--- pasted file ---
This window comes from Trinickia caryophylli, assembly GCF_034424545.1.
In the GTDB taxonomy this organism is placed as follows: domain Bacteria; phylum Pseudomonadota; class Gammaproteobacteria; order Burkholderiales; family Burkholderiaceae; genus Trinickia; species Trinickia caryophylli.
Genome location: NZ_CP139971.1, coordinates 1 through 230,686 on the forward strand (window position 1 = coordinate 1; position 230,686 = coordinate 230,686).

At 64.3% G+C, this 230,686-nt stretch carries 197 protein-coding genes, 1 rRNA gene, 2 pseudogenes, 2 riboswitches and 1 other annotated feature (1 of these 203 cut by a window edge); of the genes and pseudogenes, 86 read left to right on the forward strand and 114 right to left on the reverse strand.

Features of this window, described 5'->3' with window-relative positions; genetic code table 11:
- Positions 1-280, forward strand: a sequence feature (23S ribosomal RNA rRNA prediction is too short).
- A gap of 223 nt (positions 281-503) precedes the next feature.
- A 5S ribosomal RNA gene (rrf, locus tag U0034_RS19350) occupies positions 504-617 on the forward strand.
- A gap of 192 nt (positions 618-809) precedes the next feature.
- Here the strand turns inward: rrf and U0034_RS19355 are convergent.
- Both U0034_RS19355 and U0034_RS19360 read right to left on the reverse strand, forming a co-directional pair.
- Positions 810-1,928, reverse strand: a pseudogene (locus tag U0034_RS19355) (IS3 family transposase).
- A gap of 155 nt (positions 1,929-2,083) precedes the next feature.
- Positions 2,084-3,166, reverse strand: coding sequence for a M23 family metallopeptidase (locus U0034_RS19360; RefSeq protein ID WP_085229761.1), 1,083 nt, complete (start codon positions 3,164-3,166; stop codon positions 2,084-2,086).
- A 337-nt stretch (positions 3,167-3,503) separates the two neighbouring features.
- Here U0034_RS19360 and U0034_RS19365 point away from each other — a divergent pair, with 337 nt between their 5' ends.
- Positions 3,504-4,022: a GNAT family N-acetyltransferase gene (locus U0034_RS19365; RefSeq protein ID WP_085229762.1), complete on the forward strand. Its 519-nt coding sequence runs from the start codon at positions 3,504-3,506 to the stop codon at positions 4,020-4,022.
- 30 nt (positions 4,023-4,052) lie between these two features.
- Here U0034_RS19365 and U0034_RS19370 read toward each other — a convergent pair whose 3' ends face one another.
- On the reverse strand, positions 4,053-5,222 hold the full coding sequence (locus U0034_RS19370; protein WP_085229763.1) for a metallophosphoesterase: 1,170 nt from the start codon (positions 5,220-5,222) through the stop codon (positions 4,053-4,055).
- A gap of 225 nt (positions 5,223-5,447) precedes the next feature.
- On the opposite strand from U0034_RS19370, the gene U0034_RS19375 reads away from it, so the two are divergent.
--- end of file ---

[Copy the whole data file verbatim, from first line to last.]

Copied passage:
This window comes from Trinickia caryophylli, assembly GCF_034424545.1.
In the GTDB taxonomy this organism is placed as follows: domain Bacteria; phylum Pseudomonadota; class Gammaproteobacteria; order Burkholderiales; family Burkholderiaceae; genus Trinickia; species Trinickia caryophylli.
Genome location: NZ_CP139971.1, coordinates 1 through 230,686 on the forward strand (window position 1 = coordinate 1; position 230,686 = coordinate 230,686).

At 64.3% G+C, this 230,686-nt stretch carries 197 protein-coding genes, 1 rRNA gene, 2 pseudogenes, 2 riboswitches and 1 other annotated feature (1 of these 203 cut by a window edge); of the genes and pseudogenes, 86 read left to right on the forward strand and 114 right to left on the reverse strand.

Features of this window, described 5'->3' with window-relative positions; genetic code table 11:
- Positions 1-280, forward strand: a sequence feature (23S ribosomal RNA rRNA prediction is too short).
- A gap of 223 nt (positions 281-503) precedes the next feature.
- A 5S ribosomal RNA gene (rrf, locus tag U0034_RS19350) occupies positions 504-617 on the forward strand.
- A gap of 192 nt (positions 618-809) precedes the next feature.
- Here the strand turns inward: rrf and U0034_RS19355 are convergent.
- Both U0034_RS19355 and U0034_RS19360 read right to left on the reverse strand, forming a co-directional pair.
- Positions 810-1,928, reverse strand: a pseudogene (locus tag U0034_RS19355) (IS3 family transposase).
- A gap of 155 nt (positions 1,929-2,083) precedes the next feature.
- Positions 2,084-3,166, reverse strand: coding sequence for a M23 family metallopeptidase (locus U0034_RS19360; RefSeq protein ID WP_085229761.1), 1,083 nt, complete (start codon positions 3,164-3,166; stop codon positions 2,084-2,086).
- A 337-nt stretch (positions 3,167-3,503) separates the two neighbouring features.
- Here U0034_RS19360 and U0034_RS19365 point away from each other — a divergent pair, with 337 nt between their 5' ends.
- Positions 3,504-4,022: a GNAT family N-acetyltransferase gene (locus U0034_RS19365; RefSeq protein ID WP_085229762.1), complete on the forward strand. Its 519-nt coding sequence runs from the start codon at positions 3,504-3,506 to the stop codon at positions 4,020-4,022.
- 30 nt (positions 4,023-4,052) lie between these two features.
- Here U0034_RS19365 and U0034_RS19370 read toward each other — a convergent pair whose 3' ends face one another.
- On the reverse strand, positions 4,053-5,222 hold the full coding sequence (locus U0034_RS19370; protein WP_085229763.1) for a metallophosphoesterase: 1,170 nt from the start codon (positions 5,220-5,222) through the stop codon (positions 4,053-4,055).
- A gap of 225 nt (positions 5,223-5,447) precedes the next feature.
- On the opposite strand from U0034_RS19370, the gene U0034_RS19375 reads away from it, so the two are divergent.